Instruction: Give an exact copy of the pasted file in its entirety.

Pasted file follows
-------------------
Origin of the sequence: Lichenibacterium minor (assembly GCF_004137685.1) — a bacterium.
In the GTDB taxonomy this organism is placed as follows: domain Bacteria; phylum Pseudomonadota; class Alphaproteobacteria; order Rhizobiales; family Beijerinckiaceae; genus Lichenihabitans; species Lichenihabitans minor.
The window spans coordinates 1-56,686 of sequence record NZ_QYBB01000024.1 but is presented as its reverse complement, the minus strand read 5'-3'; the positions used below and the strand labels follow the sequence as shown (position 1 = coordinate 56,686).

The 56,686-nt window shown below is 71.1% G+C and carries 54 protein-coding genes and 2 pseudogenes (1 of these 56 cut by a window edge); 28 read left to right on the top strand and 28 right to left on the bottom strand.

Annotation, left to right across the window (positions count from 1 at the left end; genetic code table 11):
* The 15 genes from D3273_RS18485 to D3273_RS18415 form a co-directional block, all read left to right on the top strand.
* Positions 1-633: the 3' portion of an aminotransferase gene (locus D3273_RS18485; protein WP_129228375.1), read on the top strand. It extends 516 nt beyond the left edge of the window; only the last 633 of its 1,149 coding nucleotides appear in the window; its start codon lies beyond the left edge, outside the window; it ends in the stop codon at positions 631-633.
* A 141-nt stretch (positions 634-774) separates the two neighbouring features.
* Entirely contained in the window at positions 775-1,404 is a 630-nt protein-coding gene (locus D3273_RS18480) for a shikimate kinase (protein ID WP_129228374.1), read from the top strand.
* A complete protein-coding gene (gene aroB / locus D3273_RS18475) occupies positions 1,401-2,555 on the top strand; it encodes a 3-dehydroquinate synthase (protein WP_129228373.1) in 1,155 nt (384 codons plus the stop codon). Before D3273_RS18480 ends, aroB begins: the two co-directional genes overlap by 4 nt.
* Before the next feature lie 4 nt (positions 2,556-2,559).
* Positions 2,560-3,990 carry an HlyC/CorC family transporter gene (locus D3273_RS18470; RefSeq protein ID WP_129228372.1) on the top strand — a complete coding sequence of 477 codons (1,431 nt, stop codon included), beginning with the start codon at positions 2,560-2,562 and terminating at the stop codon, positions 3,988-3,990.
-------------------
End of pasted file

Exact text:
Origin of the sequence: Lichenibacterium minor (assembly GCF_004137685.1) — a bacterium.
In the GTDB taxonomy this organism is placed as follows: domain Bacteria; phylum Pseudomonadota; class Alphaproteobacteria; order Rhizobiales; family Beijerinckiaceae; genus Lichenihabitans; species Lichenihabitans minor.
The window spans coordinates 1-56,686 of sequence record NZ_QYBB01000024.1 but is presented as its reverse complement, the minus strand read 5'-3'; the positions used below and the strand labels follow the sequence as shown (position 1 = coordinate 56,686).

The 56,686-nt window shown below is 71.1% G+C and carries 54 protein-coding genes and 2 pseudogenes (1 of these 56 cut by a window edge); 28 read left to right on the top strand and 28 right to left on the bottom strand.

Annotation, left to right across the window (positions count from 1 at the left end; genetic code table 11):
* The 15 genes from D3273_RS18485 to D3273_RS18415 form a co-directional block, all read left to right on the top strand.
* Positions 1-633: the 3' portion of an aminotransferase gene (locus D3273_RS18485; protein WP_129228375.1), read on the top strand. It extends 516 nt beyond the left edge of the window; only the last 633 of its 1,149 coding nucleotides appear in the window; its start codon lies beyond the left edge, outside the window; it ends in the stop codon at positions 631-633.
* A 141-nt stretch (positions 634-774) separates the two neighbouring features.
* Entirely contained in the window at positions 775-1,404 is a 630-nt protein-coding gene (locus D3273_RS18480) for a shikimate kinase (protein ID WP_129228374.1), read from the top strand.
* A complete protein-coding gene (gene aroB / locus D3273_RS18475) occupies positions 1,401-2,555 on the top strand; it encodes a 3-dehydroquinate synthase (protein WP_129228373.1) in 1,155 nt (384 codons plus the stop codon). Before D3273_RS18480 ends, aroB begins: the two co-directional genes overlap by 4 nt.
* Before the next feature lie 4 nt (positions 2,556-2,559).
* Positions 2,560-3,990 carry an HlyC/CorC family transporter gene (locus D3273_RS18470; RefSeq protein ID WP_129228372.1) on the top strand — a complete coding sequence of 477 codons (1,431 nt, stop codon included), beginning with the start codon at positions 2,560-2,562 and terminating at the stop codon, positions 3,988-3,990.